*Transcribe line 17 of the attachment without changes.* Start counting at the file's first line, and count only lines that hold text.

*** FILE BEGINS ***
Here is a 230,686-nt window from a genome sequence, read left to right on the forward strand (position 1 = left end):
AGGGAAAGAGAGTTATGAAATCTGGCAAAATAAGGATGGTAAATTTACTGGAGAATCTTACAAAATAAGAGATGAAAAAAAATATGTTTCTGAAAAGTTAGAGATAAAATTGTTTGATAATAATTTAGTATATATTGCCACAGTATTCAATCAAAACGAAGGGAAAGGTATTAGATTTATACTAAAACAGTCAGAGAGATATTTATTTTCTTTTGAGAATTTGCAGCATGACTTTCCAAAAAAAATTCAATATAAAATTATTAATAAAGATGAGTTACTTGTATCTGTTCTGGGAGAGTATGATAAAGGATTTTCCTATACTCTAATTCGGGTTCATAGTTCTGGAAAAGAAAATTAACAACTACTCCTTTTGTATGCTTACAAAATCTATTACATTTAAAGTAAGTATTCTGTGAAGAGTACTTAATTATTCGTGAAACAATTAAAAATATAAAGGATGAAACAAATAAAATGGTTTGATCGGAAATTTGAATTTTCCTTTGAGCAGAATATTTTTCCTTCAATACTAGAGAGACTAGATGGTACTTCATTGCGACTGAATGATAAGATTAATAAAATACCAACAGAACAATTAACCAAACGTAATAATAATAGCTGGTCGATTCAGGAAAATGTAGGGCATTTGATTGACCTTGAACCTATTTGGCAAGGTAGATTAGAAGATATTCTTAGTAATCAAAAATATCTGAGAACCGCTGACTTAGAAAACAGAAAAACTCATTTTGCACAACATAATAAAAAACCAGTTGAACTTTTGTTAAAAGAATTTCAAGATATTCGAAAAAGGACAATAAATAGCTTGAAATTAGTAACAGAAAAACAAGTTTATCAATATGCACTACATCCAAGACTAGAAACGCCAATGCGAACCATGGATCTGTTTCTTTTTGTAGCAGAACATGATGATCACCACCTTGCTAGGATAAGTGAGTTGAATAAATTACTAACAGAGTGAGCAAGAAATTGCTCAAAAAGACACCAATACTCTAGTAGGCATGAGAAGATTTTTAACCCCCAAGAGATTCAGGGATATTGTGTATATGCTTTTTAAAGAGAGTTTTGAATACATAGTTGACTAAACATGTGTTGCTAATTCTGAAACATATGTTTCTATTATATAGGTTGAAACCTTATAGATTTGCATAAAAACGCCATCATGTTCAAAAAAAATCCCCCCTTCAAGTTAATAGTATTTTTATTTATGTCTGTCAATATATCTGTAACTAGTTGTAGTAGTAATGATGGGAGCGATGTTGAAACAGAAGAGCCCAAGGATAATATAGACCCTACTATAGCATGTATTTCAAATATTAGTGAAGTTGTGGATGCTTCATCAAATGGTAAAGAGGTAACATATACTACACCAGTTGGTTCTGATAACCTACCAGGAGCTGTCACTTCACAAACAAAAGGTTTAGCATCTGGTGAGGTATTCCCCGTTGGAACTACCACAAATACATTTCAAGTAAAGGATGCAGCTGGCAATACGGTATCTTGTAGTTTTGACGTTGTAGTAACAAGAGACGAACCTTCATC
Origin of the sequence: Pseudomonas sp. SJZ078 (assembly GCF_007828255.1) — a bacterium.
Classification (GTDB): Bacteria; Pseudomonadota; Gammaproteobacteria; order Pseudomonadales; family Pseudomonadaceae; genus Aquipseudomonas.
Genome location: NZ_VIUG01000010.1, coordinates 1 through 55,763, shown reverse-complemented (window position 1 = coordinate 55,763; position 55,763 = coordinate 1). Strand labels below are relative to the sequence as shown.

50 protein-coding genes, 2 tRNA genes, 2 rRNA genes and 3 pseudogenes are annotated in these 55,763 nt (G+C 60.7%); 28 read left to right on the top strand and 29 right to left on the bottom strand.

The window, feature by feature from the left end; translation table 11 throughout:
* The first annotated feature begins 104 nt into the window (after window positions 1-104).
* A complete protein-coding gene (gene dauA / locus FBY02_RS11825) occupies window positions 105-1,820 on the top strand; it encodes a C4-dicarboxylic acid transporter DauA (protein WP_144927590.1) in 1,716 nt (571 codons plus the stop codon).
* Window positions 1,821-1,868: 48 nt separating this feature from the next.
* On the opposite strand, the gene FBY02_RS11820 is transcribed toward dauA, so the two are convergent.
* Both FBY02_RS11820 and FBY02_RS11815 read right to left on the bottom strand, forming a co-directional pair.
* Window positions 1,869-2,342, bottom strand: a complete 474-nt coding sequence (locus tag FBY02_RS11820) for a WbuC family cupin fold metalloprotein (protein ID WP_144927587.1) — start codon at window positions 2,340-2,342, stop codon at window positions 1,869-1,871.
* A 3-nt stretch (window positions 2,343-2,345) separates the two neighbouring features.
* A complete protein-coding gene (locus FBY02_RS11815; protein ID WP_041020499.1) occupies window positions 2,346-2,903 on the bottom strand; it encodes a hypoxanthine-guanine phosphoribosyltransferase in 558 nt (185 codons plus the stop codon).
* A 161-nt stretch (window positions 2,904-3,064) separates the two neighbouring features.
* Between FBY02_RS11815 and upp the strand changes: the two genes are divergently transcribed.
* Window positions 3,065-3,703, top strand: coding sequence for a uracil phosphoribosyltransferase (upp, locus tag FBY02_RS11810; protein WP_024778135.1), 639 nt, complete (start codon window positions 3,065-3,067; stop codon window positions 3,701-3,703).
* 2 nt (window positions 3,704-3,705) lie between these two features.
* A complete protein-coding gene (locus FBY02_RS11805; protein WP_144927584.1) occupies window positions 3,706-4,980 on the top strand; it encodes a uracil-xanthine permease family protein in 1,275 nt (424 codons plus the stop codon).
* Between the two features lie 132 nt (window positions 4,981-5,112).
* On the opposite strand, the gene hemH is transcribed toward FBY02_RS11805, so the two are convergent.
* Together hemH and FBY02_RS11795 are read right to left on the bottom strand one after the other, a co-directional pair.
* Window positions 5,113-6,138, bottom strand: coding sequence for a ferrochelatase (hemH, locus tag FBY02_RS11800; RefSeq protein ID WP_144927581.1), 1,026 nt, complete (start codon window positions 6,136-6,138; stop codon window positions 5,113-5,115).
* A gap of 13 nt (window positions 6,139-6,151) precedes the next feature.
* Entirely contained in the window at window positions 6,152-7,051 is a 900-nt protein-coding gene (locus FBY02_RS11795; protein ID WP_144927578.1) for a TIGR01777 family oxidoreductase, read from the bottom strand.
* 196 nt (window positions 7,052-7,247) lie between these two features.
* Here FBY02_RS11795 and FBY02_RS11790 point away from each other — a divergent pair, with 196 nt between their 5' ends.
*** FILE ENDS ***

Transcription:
* Between FBY02_RS11815 and upp the strand changes: the two genes are divergently transcribed.